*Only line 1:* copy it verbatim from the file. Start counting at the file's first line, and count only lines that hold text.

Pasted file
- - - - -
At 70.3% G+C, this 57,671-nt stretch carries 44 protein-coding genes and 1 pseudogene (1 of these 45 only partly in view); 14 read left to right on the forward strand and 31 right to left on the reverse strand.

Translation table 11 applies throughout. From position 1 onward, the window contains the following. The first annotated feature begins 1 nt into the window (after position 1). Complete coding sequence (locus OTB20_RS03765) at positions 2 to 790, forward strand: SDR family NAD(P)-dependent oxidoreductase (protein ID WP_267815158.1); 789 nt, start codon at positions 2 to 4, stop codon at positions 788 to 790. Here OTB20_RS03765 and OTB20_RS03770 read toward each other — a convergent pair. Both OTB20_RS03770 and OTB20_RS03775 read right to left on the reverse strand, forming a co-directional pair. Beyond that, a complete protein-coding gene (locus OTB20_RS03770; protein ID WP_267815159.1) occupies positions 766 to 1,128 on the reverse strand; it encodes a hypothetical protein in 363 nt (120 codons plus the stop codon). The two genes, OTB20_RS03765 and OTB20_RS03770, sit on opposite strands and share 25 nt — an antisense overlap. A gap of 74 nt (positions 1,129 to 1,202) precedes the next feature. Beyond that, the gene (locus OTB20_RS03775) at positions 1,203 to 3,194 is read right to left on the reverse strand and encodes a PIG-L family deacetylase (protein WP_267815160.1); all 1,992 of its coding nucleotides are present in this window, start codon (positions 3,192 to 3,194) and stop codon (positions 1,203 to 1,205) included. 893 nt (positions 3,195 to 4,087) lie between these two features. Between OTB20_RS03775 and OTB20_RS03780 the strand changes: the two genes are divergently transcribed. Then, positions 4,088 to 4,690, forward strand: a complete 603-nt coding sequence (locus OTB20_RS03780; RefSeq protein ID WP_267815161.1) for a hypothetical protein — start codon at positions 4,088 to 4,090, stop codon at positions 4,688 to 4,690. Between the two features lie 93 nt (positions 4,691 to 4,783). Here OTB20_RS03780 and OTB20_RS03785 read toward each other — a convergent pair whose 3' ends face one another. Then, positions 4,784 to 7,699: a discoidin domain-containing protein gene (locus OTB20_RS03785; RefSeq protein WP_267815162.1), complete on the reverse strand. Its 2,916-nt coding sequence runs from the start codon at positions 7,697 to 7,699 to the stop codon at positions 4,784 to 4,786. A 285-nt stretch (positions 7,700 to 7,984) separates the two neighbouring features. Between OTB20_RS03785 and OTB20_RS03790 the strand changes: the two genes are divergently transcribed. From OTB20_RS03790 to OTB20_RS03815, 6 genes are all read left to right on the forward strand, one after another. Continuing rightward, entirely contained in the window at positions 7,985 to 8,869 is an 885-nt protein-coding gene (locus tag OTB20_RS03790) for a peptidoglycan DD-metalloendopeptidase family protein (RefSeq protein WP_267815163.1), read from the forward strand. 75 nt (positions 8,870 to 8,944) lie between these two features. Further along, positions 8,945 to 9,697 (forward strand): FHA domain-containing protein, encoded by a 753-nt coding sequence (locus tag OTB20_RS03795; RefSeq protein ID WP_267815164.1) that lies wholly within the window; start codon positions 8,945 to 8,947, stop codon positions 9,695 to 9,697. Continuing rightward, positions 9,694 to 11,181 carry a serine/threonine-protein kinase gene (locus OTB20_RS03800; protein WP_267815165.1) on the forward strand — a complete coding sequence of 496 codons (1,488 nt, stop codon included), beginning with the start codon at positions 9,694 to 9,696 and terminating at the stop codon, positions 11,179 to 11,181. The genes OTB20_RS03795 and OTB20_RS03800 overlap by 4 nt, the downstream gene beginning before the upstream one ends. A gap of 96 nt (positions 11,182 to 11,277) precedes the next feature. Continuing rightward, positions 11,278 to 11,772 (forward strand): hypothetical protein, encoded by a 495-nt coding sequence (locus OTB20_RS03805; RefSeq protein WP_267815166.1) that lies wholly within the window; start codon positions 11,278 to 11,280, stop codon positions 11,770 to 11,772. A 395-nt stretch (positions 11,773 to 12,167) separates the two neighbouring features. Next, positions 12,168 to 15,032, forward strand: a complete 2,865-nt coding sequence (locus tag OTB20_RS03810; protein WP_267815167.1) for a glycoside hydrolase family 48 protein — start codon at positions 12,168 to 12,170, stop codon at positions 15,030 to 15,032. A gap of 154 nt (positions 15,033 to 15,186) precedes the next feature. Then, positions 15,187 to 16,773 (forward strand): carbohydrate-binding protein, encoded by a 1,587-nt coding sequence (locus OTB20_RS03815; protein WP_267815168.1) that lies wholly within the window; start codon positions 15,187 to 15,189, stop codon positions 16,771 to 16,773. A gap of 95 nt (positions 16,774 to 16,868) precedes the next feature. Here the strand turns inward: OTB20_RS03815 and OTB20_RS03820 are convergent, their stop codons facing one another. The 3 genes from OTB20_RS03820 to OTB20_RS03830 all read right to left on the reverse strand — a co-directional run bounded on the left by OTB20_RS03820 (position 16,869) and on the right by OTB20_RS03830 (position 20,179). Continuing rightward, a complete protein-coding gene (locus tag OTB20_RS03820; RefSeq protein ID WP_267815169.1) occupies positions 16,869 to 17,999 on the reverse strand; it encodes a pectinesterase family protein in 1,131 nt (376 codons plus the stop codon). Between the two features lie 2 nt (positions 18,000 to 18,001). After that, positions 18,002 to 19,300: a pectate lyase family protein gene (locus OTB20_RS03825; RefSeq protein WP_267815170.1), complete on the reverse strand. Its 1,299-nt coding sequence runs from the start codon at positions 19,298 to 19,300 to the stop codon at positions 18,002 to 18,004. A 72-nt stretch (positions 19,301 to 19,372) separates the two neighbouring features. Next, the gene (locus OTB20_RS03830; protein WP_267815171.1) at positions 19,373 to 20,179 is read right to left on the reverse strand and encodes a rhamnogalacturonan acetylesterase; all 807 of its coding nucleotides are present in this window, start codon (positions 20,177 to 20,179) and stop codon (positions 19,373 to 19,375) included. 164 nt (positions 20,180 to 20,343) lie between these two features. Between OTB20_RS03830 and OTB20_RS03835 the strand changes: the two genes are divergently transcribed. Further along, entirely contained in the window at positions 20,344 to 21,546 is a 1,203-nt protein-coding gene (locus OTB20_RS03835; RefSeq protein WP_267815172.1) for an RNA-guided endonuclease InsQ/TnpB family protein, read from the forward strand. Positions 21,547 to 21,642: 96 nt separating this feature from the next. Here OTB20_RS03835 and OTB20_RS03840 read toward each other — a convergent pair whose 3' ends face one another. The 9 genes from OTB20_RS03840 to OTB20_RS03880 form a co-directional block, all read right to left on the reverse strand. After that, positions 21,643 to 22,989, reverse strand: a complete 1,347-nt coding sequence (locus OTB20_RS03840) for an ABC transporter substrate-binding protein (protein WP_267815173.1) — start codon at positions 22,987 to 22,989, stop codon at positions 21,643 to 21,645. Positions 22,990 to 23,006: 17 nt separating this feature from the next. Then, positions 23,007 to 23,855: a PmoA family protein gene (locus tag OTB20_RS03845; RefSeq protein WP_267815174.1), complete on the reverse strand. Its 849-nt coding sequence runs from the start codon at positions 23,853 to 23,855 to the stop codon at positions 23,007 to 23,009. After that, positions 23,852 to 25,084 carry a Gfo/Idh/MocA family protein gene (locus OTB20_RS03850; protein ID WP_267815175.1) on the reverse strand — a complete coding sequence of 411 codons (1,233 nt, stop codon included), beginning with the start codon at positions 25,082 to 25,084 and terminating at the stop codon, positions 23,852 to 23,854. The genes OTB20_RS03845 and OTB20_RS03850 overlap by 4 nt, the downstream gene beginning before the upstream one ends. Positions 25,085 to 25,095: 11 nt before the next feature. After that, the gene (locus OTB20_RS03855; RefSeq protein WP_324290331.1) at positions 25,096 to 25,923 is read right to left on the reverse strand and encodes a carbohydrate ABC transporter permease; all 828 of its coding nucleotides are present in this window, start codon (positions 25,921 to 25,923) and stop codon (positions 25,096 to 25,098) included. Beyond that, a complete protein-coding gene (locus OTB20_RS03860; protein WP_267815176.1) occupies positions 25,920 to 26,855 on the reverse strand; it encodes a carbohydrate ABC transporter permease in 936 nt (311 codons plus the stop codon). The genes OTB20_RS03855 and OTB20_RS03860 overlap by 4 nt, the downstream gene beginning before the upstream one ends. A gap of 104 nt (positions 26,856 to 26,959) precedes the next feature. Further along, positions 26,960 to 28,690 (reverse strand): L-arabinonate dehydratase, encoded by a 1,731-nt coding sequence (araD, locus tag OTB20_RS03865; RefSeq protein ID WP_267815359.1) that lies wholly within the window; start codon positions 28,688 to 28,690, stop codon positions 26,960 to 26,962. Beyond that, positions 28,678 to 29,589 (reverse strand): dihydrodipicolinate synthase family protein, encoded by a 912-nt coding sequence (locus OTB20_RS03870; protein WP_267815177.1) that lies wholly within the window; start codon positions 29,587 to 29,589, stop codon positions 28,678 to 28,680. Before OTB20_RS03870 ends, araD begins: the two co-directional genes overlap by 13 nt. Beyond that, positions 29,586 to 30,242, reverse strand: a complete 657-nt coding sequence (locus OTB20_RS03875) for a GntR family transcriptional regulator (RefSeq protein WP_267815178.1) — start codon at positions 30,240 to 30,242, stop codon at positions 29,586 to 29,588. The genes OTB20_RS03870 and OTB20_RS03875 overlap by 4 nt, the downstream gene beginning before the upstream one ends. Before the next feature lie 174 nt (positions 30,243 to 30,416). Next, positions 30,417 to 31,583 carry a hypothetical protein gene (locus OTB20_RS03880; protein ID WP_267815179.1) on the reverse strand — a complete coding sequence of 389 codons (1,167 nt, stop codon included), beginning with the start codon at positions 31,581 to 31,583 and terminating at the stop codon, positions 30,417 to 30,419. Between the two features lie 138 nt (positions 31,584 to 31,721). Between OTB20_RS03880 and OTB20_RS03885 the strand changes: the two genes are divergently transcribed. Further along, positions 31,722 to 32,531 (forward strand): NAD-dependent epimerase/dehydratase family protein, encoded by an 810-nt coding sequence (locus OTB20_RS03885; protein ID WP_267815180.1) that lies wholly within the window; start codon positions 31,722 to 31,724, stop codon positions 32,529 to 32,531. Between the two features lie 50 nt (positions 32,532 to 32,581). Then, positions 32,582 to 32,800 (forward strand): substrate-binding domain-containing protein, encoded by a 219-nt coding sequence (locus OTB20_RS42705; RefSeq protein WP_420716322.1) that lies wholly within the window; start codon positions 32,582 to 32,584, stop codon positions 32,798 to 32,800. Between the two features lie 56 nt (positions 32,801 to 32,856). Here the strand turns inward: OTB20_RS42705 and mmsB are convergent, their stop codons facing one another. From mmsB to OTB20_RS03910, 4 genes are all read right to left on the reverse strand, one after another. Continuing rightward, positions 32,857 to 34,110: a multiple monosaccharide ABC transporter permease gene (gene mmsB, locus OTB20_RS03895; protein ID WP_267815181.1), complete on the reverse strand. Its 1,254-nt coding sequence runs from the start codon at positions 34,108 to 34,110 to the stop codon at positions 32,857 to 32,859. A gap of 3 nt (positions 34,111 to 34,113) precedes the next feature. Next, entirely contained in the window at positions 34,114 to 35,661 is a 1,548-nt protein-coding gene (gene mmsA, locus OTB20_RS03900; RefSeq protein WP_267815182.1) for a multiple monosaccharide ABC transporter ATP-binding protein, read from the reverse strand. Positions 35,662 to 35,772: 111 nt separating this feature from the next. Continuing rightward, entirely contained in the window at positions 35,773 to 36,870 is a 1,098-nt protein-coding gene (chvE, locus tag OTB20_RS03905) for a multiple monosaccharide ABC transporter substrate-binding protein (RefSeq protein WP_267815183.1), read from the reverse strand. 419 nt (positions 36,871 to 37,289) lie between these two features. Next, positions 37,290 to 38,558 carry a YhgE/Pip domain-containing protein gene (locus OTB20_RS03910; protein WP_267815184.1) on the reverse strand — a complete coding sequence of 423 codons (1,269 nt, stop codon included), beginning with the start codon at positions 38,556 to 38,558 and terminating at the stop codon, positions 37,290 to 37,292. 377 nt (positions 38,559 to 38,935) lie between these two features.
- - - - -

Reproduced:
At 70.3% G+C, this 57,671-nt stretch carries 44 protein-coding genes and 1 pseudogene (1 of these 45 only partly in view); 14 read left to right on the forward strand and 31 right to left on the reverse strand.